“Conscious parenting is not the easy way out. It’s not letting your child walk all over you, or get their way. Discipline and gentleness can coexist.
Gentle parenting is a conscious effort to treat children as humans having all the same emotions and experiences we have as adults, knowing they are without any of the tools or mental capacities to do so.
It takes all of my strength to choose peace, grace, and gentleness when my child is not behaving the way I wish she would, but I know doing so is teaching her to be the same way with others.
The greatest way to teach your children how to be compassionate, loving, kind, and gracious is to SHOW them how.
Model the behavior you want your children to have. Why WOULDN’T your child scream and yell when you don’t do what they want you to if that’s exactly how you react to them doing the same?
Our children need us to show them it’s okay to feel, to make mistakes, to change their minds, and to be exactly who they intrinsically are. So for me, this way of parenting just makes sense.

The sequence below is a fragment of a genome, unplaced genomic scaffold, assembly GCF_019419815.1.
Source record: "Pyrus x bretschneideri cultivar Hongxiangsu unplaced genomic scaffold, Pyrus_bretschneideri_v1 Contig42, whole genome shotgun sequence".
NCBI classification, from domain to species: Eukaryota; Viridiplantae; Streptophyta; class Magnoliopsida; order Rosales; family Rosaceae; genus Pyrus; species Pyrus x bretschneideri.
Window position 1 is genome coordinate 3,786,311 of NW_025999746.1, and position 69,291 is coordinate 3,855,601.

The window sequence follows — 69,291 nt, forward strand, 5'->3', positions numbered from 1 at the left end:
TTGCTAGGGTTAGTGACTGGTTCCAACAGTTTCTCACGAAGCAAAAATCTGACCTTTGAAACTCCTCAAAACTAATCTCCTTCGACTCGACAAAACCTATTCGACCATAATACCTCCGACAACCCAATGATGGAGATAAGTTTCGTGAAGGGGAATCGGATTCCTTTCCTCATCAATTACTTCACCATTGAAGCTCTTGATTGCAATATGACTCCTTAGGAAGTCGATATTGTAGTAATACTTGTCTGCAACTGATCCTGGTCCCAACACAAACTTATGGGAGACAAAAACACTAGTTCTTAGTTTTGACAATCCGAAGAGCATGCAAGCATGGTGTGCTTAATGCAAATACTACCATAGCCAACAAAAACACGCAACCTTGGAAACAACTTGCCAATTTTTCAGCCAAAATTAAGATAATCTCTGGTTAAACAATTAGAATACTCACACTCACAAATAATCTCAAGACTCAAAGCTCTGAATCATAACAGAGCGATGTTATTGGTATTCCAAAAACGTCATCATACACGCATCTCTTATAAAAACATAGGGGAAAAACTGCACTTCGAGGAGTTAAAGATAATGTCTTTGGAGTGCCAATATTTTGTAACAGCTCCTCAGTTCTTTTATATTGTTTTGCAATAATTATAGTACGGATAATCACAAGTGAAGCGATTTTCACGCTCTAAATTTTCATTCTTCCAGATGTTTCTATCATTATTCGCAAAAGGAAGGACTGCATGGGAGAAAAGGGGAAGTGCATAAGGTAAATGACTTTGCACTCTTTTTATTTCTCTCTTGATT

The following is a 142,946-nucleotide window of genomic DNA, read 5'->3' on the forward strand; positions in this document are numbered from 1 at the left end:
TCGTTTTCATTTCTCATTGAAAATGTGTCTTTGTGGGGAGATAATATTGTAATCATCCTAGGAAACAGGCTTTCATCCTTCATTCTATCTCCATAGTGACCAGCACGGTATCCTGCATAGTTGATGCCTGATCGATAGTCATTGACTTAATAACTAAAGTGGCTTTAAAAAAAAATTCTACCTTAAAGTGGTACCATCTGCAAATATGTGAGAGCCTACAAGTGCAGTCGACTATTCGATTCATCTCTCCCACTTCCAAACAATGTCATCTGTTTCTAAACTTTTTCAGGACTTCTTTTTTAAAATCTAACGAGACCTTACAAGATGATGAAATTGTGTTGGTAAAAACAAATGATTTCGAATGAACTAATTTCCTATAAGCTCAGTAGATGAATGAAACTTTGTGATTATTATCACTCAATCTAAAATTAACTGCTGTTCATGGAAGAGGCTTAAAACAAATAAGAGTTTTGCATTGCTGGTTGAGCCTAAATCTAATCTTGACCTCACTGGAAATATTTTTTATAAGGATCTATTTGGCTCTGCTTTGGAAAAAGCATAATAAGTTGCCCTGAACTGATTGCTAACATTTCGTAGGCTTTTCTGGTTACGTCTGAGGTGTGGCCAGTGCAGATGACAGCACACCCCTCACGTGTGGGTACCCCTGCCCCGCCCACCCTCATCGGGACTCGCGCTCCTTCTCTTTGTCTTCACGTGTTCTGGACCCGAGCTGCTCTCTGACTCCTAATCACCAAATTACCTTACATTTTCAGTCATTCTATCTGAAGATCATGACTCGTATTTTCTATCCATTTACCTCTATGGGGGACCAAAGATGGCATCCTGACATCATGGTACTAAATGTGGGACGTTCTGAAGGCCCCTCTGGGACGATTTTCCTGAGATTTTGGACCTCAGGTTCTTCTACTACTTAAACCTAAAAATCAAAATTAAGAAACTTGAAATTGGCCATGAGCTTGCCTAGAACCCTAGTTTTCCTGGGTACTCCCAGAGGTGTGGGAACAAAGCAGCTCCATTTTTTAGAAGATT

It’s hard work! You’ll have to heal yourself, relive childhood traumas, and reparent yourself…there will be days you scream, yell, threaten and ask, ‘Is this even worth it?’
But then, there will be a day you catch your three-year-old stopping themselves from hitting their sister by taking deep breaths and counting to 4, and realize it truly is.
Parenting is hard, period. No matter how you choose to parent, know what is right for you isn’t always right for someone else. Every child is different and so is every parent. Let’s support one another no matter what!”
This story was submitted to Love What Matters by Rachael Krupski of Long Island, NY. You can follow her journey on Instagram and her blog. Submit your own story here, and be sure to subscribe to our free email newsletter for our best stories, and YouTube for our best videos.
Read more from Rachael here:
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‘She’s gonna have to get over it!’ Then I thought to myself, ‘What about when I’m upset?’: Mom to daughter with anxiety urges ‘stop asking kids to act more maturely than we do’
‘What do you see in this photo? A family enjoying their holiday traditions? A mother’s joy for her baby’s and toddler’s first magical Christmas? A happy family?’: Mom shares battle with postpartum depression
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